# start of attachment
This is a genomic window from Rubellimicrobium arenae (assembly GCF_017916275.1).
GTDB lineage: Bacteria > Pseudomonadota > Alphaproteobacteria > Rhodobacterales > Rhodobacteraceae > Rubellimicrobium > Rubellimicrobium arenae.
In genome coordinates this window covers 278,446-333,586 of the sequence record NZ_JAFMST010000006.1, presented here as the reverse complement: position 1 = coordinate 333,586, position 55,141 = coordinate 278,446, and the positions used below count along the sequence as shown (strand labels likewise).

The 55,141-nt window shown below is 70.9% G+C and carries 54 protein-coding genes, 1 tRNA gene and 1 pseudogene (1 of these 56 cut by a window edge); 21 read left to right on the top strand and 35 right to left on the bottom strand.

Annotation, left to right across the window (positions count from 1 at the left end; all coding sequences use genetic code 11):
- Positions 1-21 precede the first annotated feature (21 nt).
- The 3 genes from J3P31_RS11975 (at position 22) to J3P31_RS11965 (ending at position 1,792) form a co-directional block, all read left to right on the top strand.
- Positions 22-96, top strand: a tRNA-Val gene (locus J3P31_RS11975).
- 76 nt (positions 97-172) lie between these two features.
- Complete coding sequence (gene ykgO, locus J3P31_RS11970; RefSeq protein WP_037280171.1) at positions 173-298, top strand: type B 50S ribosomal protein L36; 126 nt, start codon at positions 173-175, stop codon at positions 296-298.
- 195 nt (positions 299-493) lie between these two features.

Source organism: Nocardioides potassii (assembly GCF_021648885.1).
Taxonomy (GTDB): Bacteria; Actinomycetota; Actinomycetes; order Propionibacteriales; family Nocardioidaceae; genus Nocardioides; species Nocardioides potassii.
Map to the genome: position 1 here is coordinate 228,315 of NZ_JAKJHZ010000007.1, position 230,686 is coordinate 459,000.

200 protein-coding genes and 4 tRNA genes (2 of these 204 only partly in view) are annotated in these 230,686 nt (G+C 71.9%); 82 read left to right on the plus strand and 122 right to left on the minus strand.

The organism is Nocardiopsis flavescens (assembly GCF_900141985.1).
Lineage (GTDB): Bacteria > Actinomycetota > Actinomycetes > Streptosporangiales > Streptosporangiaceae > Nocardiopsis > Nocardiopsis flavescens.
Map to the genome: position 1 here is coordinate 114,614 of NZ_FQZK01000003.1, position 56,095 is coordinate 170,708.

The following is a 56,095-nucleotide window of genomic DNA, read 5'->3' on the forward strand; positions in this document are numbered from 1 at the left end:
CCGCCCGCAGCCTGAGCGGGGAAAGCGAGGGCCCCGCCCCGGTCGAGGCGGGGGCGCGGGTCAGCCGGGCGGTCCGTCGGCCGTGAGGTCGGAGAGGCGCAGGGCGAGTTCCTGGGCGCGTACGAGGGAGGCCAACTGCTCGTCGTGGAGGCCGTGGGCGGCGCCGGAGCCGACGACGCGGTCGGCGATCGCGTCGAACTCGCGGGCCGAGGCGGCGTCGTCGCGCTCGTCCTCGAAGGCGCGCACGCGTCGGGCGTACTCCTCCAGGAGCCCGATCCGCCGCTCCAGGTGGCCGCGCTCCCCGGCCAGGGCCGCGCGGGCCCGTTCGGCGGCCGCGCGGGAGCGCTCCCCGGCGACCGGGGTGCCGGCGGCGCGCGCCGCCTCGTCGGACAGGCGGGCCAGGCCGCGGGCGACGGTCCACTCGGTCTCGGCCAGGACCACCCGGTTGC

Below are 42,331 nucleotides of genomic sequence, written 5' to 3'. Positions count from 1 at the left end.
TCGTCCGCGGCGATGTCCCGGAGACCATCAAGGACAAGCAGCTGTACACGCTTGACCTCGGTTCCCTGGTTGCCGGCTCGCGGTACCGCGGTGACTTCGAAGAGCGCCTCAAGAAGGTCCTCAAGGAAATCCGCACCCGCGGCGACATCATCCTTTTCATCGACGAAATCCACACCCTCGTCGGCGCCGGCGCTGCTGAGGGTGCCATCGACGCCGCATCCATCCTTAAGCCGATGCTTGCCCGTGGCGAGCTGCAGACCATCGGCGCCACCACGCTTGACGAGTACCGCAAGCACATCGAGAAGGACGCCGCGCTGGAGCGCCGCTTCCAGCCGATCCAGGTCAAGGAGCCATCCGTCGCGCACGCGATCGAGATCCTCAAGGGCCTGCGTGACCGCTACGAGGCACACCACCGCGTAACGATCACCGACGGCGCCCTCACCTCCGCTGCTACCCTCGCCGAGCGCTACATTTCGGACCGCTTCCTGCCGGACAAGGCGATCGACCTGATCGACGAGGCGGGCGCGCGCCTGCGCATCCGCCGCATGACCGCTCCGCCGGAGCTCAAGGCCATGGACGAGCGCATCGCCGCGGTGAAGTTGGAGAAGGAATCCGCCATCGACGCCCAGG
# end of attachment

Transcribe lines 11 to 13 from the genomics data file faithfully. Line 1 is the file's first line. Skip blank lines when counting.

- 195 nt (positions 299-493) lie between these two features.

Source organism: Nocardioides potassii (assembly GCF_021648885.1).
Taxonomy (GTDB): Bacteria; Actinomycetota; Actinomycetes; order Propionibacteriales; family Nocardioidaceae; genus Nocardioides; species Nocardioides potassii.